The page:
Smaller Asian countries are increasingly finding themselves caught in an intense battle between the major powers for friends in the region, as Vietnam did recently
The United States has asked Vietnam to deny Russian air tankers access for refuelling at Cam Ranh Bay, because - says the US State Department - they facilitate "activities that could raise tension in the region". More specifically, US General Vincent Brooks, commander of the US Army in the Pacific, said these tankers refuel Russian nuclear-capable "Bear" bombers that have made "provocative" forays in the region, including circling Guam, the site of major US air and naval bases. This revelation provides a peek at the behind-the-scenes pulling of Asian countries into the vortex of the strategic struggle between major powers.
Indeed, the US concern regarding the Russia-Vietnam military connection is only one example of how small Asian countries are facing critical decisions on competition between the US, Russia and China for influence in the region. In this case, Vietnam has to decide between offending Russia, on which it depends for arms, and the US, which it hopes will buffer it against China. Meanwhile, China is likely to support Russia's activities as long as they are aimed at the US and not itself.
As part of the US "rebalance" to Asia, it is enhancing its military relations with its allies - Australia, Japan and the Philippines - and deepening them with Singapore, Malaysia and Vietnam. It is also stepping up its intelligence collection in the region and requesting that its allies and others assist.
All major countries collect intelligence on potential enemies. Indeed, if one wants to know a country's intent, the focus of its intelligence, surveillance and reconnaissance activities is a good indicator. A small component of such efforts by the US is relatively transparent, or at least deducible from the stationing and activities of its maritime, air and surface intelligence collection platforms.
From China's perspective, the US is encircling it with them. China's active challenge to what it sees as pesky "flies at a picnic" has led to serious incidents and could lead to more. The US-China military relationship is already strained by various encounters.
In the bigger picture, the US rebalancing is coming face to face with China's naval expansion, rising capabilities and ambitions. China is developing what the US calls an anti-access/area denial strategy that is designed to control China's near seas and prevent access by the US in the event of a conflict - say, between Beijing and Taipei. The US response is the air-sea battle concept, which is intended to cripple China's command, control, communications, computer and intelligence, surveillance and reconnaissance systems. This is the "tip of the spear" for both and each is trying to dominate this sphere over, on and under China's near seas.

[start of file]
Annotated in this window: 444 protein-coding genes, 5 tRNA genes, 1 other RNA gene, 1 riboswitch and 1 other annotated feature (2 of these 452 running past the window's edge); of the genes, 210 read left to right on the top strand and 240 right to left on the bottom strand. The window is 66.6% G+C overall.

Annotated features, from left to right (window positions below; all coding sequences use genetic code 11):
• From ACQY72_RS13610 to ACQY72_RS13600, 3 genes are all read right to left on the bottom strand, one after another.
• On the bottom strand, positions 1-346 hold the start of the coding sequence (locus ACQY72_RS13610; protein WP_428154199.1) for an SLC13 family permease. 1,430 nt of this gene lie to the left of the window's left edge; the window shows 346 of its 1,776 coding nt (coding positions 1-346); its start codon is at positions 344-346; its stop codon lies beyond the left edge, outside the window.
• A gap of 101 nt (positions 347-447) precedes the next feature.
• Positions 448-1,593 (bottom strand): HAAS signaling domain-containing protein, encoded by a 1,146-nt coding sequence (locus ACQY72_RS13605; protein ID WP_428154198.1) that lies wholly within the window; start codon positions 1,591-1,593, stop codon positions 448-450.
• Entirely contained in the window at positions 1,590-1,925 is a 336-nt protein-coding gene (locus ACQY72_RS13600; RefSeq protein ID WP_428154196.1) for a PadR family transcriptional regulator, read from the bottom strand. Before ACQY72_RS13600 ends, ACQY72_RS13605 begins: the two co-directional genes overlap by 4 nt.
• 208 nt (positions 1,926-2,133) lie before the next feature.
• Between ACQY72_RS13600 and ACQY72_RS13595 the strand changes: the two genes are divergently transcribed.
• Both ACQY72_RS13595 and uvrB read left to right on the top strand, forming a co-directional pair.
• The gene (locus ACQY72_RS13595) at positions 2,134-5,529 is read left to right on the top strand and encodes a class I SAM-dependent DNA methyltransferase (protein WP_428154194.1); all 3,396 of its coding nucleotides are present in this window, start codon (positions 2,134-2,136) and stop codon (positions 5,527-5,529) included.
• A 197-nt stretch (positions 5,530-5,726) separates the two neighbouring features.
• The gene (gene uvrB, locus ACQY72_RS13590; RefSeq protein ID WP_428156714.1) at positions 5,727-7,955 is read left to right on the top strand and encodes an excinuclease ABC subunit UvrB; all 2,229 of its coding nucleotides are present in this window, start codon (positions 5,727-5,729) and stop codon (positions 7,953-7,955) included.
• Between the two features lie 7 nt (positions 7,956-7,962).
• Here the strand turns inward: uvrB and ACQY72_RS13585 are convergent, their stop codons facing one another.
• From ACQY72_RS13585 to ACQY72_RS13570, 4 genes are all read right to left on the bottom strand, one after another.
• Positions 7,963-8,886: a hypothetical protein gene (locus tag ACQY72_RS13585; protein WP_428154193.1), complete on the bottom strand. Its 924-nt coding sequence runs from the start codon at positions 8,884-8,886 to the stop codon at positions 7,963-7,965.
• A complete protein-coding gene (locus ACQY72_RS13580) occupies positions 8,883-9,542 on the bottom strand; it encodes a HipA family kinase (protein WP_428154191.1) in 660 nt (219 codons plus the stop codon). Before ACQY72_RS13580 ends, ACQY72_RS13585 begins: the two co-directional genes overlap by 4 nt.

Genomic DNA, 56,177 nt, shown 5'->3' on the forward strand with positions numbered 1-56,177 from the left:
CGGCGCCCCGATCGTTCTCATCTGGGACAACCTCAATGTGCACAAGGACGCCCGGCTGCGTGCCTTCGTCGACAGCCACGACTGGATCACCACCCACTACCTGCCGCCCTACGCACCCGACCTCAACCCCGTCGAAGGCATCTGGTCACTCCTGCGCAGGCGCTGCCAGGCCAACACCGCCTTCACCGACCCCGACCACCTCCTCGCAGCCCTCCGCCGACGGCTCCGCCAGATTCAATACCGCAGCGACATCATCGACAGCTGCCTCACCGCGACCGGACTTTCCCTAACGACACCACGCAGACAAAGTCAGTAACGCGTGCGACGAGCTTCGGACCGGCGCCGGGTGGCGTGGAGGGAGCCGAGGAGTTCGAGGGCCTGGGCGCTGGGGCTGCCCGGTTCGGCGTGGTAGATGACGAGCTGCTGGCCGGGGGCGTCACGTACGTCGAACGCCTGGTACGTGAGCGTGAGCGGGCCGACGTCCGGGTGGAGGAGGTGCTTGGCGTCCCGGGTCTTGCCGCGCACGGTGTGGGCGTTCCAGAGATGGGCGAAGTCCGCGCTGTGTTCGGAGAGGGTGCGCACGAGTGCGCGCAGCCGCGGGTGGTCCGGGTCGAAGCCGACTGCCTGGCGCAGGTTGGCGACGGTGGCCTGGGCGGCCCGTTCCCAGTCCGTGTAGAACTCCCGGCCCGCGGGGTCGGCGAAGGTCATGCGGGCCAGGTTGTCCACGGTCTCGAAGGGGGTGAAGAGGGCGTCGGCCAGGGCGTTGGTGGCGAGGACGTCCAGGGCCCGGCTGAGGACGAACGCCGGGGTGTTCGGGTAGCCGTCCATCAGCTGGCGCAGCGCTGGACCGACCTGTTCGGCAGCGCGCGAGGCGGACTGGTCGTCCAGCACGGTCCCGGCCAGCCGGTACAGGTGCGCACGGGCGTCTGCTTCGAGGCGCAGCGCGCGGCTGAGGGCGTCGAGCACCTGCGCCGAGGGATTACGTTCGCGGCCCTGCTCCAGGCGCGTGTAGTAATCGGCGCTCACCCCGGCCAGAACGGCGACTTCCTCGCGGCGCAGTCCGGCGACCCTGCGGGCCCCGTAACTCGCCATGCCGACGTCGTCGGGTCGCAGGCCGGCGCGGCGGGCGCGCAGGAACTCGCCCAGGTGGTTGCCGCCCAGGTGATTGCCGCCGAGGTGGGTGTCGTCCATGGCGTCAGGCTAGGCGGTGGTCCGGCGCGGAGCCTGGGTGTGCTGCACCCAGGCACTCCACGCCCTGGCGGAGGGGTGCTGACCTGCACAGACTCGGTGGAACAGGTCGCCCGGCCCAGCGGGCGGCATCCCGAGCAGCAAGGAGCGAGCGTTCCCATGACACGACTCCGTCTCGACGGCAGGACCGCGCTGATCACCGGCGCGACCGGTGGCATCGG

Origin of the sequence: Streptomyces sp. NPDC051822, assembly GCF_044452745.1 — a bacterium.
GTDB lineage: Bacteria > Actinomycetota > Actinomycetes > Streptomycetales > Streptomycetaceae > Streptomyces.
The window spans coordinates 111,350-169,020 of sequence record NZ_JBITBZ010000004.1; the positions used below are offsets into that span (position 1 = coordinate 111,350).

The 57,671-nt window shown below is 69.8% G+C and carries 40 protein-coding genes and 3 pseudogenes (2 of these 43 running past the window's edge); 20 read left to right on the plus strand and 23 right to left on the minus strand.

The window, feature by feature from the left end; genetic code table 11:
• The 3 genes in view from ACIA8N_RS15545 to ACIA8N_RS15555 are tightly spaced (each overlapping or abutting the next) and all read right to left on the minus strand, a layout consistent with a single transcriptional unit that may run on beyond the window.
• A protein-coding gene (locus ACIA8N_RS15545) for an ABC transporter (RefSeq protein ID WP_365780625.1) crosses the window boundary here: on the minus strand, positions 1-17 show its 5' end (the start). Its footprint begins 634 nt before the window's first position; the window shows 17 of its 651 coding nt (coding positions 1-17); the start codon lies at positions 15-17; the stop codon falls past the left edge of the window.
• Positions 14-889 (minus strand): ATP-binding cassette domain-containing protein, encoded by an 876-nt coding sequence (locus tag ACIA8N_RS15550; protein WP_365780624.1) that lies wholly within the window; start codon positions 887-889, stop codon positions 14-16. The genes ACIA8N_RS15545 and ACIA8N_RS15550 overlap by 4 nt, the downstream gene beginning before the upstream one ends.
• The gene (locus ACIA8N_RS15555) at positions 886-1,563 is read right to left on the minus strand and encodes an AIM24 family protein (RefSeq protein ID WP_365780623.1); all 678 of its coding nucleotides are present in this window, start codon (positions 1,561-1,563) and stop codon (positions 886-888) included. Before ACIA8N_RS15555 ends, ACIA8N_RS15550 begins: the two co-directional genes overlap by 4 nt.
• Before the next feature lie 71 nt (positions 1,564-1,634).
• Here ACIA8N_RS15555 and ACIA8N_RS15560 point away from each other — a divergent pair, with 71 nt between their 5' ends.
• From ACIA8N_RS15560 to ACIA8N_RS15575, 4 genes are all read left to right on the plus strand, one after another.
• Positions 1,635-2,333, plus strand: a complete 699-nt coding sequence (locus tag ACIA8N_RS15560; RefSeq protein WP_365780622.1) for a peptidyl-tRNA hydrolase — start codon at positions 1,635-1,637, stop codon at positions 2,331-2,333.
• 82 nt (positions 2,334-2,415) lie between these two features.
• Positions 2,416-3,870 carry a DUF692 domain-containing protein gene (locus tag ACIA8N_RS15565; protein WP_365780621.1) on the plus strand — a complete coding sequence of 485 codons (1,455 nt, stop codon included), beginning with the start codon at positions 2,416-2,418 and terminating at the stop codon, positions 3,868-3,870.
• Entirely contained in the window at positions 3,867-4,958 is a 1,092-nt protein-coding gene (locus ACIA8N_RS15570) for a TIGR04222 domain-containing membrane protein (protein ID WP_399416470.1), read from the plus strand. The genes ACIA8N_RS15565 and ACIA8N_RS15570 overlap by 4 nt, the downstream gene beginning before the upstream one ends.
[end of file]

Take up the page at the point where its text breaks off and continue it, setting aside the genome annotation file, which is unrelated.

The US EP-3, and now its replacement the P-8A Poseidon, surveillance aircraft fly out of Kadena Air Base on Okinawa. Some US Poseidons also fly out of Pampanga in the Philippines, and Malaysia has offered to allow them to refuel in Labuan. The US is also considering supplying Vietnam with EP-3s that it will probably use to put Chinese activities under surveillance (and share the results). Moreover, some US surveillance flights are likely to come out of northern Australia and even the Cocos Islands - and overfly Indonesia, thus drawing it into the equation.
Most of these "hosts" are defensive about the surveillance associations, arguing the purpose is to enhance their own security, and that each flight is approved on a case-by-case basis. Of course, China may not buy that explanation.
The US claims its activities are a lawful part of freedom of navigation. But China argues they are an abuse of this right and of the UN Convention on the Law of the Sea that requires consent for "marine scientific research".
The most recent publicly known incident occurred last August and involved a Chinese J-11 fighter jet coming within 10 metres of a US P-8A Poseidon sub-hunter some 220km east of Hainan Island. The J-11 flew past the P-8's nose and performed a barrel roll at close proximity.
The US protested, claiming that the Chinese jet had operated in a "dangerous, unsafe and unprofessional" manner. China said the claims were "totally groundless", and that the incident's root cause was US surveillance of China. The US then stated it would continue to operate in international airspace and waters. Already, US surveillance flights average more than one a day off China's coasts.
It is thus small wonder that China has been actively opposed to such "provocative" probing. More importantly, China probably considers the hosting of these irritating "flies" as an unfriendly act, probably placing the hosts in its potential enemy category.
The US request to Vietnam and the enabling of US surveillance activities demonstrate how smaller countries are being drawn into major countries' strategies and tactics. The request also reveals that the principle and tolerance of the US for freedom of navigation does have limits when invoked and implemented by other powers. The US doesn't like it - and neither do the targets of US surveillance.
But these activities are only the visible tip of an iceberg of broader strategic competition involving the US, China, Japan and Russia - and thus we can expect a lot more of the same.
Mark J. Valencia is an adjunct senior scholar at the National Institute for South China Sea Studies, Haikou, China